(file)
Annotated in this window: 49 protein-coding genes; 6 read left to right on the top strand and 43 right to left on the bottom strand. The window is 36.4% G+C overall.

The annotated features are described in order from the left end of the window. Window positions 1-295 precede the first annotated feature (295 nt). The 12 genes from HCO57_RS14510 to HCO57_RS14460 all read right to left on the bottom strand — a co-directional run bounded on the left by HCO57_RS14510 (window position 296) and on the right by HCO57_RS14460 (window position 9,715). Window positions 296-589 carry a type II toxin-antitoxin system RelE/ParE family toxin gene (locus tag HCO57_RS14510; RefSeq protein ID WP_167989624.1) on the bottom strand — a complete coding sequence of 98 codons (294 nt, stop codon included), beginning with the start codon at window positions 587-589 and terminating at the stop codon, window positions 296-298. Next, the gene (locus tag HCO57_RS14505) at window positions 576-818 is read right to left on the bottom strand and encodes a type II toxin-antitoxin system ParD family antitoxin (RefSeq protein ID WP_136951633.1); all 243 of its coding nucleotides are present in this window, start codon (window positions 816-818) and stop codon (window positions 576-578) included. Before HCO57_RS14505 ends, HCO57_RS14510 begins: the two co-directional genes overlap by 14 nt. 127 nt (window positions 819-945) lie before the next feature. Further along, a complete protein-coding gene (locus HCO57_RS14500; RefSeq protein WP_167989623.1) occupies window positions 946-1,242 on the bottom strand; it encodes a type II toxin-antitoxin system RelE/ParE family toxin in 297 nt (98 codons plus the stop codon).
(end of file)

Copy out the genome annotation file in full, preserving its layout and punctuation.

Annotated in this window: 49 protein-coding genes; 6 read left to right on the top strand and 43 right to left on the bottom strand. The window is 36.4% G+C overall.

The annotated features are described in order from the left end of the window. Window positions 1-295 precede the first annotated feature (295 nt). The 12 genes from HCO57_RS14510 to HCO57_RS14460 all read right to left on the bottom strand — a co-directional run bounded on the left by HCO57_RS14510 (window position 296) and on the right by HCO57_RS14460 (window position 9,715). Window positions 296-589 carry a type II toxin-antitoxin system RelE/ParE family toxin gene (locus tag HCO57_RS14510; RefSeq protein ID WP_167989624.1) on the bottom strand — a complete coding sequence of 98 codons (294 nt, stop codon included), beginning with the start codon at window positions 587-589 and terminating at the stop codon, window positions 296-298. Next, the gene (locus tag HCO57_RS14505) at window positions 576-818 is read right to left on the bottom strand and encodes a type II toxin-antitoxin system ParD family antitoxin (RefSeq protein ID WP_136951633.1); all 243 of its coding nucleotides are present in this window, start codon (window positions 816-818) and stop codon (window positions 576-578) included. Before HCO57_RS14505 ends, HCO57_RS14510 begins: the two co-directional genes overlap by 14 nt. 127 nt (window positions 819-945) lie before the next feature. Further along, a complete protein-coding gene (locus HCO57_RS14500; RefSeq protein WP_167989623.1) occupies window positions 946-1,242 on the bottom strand; it encodes a type II toxin-antitoxin system RelE/ParE family toxin in 297 nt (98 codons plus the stop codon).